At just $31 for a case of 50 boxes, this is an economical and reusable solution for ongoing storage of scrapbook kits.

Whether you store paper scrapbook kits over the long time or just until you make a few things, finding the best storage solution for your needs can add ease to the creative process.

Storage Options for Digital Kits

I recommend storing your digital kits unzipped and with a consistent naming structure that you understand. You’ll want at least one folder, depending on the number of kits you have and whether you’ll be using any software to browse your supplies.

1. Folders – Storage of digital kits doesn’t have to be complicated. Keeping all your kits together (each with its own folder) and nested within another folder is the best starting point. You don’t want to be hunting for files in different places across your computer or external drives. This tutorial by Traci Reed for Sweet Shoppe Designs offers some additional discussion on using folders to organize digital scrapbook supplies.

2. Folders + Software – Modern computer operating systems allow you to visually browse the contents of a folder, but software can add a layer of ease to browse files across multiple sub-folders. This article from Scrapaneers is outdated (Picasa is no longer supported by Google), but offers some of the pros and cons of various software choices.

Organization Strategies for Kits

Within each storage solution, there are additional options for organizing your scrapbook kits. It is recommended to choose an option for ordering the kits based on what you think about when browsing. Do you consider the manufacturer, how recently you purchased the kit, or the color palette?

1. By Manufacturer – The “manufacturer” here could be a collection’s brand name (e.g. Crate Paper) or the curator of the kit (e.g. Citrus Twist Kits). If you purchase kits from multiple places, you might want to keep them together by that source.

2. By Date Purchased – If using your oldest supplies first is a key driver of your decision-making, storing kits by date might make the most sense for you. Know that it’s OK to follow your brain’s natural patterns, even if others organizing things differently.

3. By Color Palette – For some scrapbookers, coordinating the color or mood of a kit with the photos on hand is the predominant thought. If you commonly search for supplies by color, storing your kits in this manner might make sense for you.

Like nearly every aspect of this hobby, storage and organization of scrapbook supplies is ultimately a very personal decision. We all think and work differently, so experimentation and thoughtful planning are needed to make sure your chosen solution is a perfect fit.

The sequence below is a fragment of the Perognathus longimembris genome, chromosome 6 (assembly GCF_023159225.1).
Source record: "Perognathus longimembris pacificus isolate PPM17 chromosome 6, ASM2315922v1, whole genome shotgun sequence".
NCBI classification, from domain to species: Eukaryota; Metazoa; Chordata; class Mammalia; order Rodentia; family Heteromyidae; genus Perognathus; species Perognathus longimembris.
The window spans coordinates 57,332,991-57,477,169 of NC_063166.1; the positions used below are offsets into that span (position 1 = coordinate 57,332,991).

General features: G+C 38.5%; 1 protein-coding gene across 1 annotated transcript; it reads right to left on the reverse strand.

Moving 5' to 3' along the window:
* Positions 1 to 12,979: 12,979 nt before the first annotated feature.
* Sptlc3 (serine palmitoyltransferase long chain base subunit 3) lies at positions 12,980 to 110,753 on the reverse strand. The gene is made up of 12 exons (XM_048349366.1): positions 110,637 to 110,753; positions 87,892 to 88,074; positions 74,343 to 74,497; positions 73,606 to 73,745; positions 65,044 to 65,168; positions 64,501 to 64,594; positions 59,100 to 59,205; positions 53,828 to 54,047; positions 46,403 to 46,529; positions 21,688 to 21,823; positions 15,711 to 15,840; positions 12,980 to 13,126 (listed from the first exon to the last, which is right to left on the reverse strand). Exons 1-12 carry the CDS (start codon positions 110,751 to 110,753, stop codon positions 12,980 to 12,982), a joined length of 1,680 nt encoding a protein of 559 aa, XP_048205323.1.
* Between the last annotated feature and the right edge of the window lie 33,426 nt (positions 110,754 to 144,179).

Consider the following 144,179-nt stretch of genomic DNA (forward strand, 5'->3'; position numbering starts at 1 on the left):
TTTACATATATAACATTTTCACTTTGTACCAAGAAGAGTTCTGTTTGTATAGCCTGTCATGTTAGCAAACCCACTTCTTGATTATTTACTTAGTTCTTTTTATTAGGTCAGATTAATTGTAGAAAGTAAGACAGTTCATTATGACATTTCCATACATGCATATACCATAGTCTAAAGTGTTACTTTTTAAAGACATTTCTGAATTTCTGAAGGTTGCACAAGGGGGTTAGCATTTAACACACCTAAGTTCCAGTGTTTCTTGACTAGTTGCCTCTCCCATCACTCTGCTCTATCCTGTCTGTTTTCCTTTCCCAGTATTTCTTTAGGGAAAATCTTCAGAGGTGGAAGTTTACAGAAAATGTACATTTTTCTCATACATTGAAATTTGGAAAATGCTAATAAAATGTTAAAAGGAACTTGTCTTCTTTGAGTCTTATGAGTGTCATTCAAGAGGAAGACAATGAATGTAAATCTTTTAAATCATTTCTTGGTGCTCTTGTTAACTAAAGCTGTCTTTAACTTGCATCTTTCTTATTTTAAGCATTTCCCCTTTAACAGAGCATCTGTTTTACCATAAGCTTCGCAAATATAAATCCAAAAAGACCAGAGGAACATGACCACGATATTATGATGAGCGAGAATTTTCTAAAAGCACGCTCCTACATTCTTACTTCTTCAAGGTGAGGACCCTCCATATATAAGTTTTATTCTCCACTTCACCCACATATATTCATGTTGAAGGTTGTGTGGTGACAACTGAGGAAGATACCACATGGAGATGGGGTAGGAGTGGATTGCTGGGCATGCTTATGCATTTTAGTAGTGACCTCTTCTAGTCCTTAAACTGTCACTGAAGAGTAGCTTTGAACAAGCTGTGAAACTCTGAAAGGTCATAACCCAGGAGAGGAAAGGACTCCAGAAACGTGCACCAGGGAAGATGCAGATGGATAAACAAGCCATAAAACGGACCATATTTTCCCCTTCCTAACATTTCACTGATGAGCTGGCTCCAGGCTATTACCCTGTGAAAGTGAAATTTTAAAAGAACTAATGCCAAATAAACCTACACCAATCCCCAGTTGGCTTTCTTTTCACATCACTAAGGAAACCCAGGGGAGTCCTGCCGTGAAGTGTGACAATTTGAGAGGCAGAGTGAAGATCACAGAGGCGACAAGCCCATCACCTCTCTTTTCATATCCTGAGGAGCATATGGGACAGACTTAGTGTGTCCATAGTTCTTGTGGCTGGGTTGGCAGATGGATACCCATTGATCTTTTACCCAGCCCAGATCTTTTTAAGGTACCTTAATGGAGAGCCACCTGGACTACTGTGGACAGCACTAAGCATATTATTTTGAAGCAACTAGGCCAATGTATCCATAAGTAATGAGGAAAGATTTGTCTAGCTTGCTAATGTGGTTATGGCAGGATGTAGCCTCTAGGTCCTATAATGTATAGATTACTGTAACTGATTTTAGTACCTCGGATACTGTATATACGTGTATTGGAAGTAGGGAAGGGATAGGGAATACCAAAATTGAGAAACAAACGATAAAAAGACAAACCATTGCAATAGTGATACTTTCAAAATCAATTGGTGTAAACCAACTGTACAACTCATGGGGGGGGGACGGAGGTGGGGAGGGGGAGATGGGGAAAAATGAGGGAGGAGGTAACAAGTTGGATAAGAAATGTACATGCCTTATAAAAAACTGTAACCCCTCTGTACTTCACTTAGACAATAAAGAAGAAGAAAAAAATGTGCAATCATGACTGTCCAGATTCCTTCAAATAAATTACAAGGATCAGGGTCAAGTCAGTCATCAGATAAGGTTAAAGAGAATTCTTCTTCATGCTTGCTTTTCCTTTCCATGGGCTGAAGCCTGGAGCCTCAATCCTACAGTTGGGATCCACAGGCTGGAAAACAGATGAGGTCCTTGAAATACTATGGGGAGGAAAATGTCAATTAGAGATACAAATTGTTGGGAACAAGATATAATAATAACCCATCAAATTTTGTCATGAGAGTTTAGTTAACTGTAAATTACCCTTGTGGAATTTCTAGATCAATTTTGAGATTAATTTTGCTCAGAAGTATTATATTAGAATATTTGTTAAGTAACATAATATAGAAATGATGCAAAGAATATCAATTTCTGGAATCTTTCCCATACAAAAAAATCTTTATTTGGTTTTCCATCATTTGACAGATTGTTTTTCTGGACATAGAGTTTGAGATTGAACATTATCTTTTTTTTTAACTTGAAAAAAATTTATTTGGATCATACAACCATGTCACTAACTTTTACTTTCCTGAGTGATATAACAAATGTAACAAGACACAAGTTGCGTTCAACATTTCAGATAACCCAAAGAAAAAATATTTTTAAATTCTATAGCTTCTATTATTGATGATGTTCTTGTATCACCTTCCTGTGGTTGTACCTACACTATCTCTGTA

How do you organize and store your scrapbook kits? Share your approach, and others you have tried, in the comments.

Continue Reading

Tackling Journaling Anxiety to Actually Finish Scrapbook Pages

Do you have a stack of layouts that are 99% complete and just need journaling to be complete? This is a common, and often quite personal, struggle among paper scrapbookers that I don’t see talked about enough.

Whereas the stack of photo-less layouts you created at a crop reflects a disconnect between design and meaning, this phenomenon of stopping just short of the finish reflects something deeper: anxiety.

What I see is anxiety about handwriting, about choosing the right words, about the page design, and more broadly, anxiety about putting finished work into the world.

Do you have a stack of layouts that are 99% complete and just need journaling to be complete?

I’ve been fighting against this kind of anxiety since I became a scrapbooker and some of my best ideas can be found in this post. You don’t have to keep adding to that pile of unfinished layouts.

If handwriting is the source of your stress…

I shared my best suggestions in this recent episode of Simple Scrapper Live, including:

  • Why it matters which pen you choose,
  • The ways in which I practice my handwriting,
  • Clever tricks for Plan B  (in case you mess up), and
  • When I turn to the computer for help.

If getting the words out holds you back…

Even though I spend my days writing, I know how frustrating it can feel to be unsure of what to say. In most of my scrapbook journaling I write just 3-4 sentences that include a fact, a feeling, and a memory. I use the literal details of the photos to ask myself why this story matters and how it connects to other stories in my life.

Here are two examples that illustrate the ease of this technique. Try to identify the fact, feeling, and memory for each. You can click each image to enlarge it in your browser.

Tackling Journaling Anxiety to Actually Finish Scrapbook Pages Tackling Journaling Anxiety to Actually Finish Scrapbook Pages

Both handwriting and storytelling anxieties can be manifestations of an underlying perfectionism. This can also crop up when designing the page’s layout or as a feeling of general unease about journaling right now. The deeply personal nature of scrapbooking only intensifies a need for your projects to be blemish-free.

I’ve consciously worked to embrace the beauty of my journaling just as it comes out, and to intentionally seek imperfection as an recognition of its value. Acknowledging that you have anxiety about scrapbook journaling is a simple and healthy first step.

Want more strategies to get your journaling done? Check out 7 Strategies for Anxiety-Free Scrapbook Journaling from our blog archives as well as The Finishing Project from our course library.

Continue Reading

Hybrid Project Life Album Process

At the end of last year I was feeling burnt out on scrapbooking.

Don’t get me wrong, I love our community and this hobby. I’m in it for the long haul and am excited to see how our industry evolves in the decades to come. But after 8 years of creating (much of it on display for the world), I was tired of the anxiety I continued to feel.

I’m planning on digging into this further at the next Simple Scrapper Live, but I have some serious handwriting hang-ups.

While I do wholeheartedly believe in embracing imperfection, I have to be having what I call “a good handwriting day” to complete a scrapbook page. If I’m not, my brain and hands don’t work well enough together to make the letters.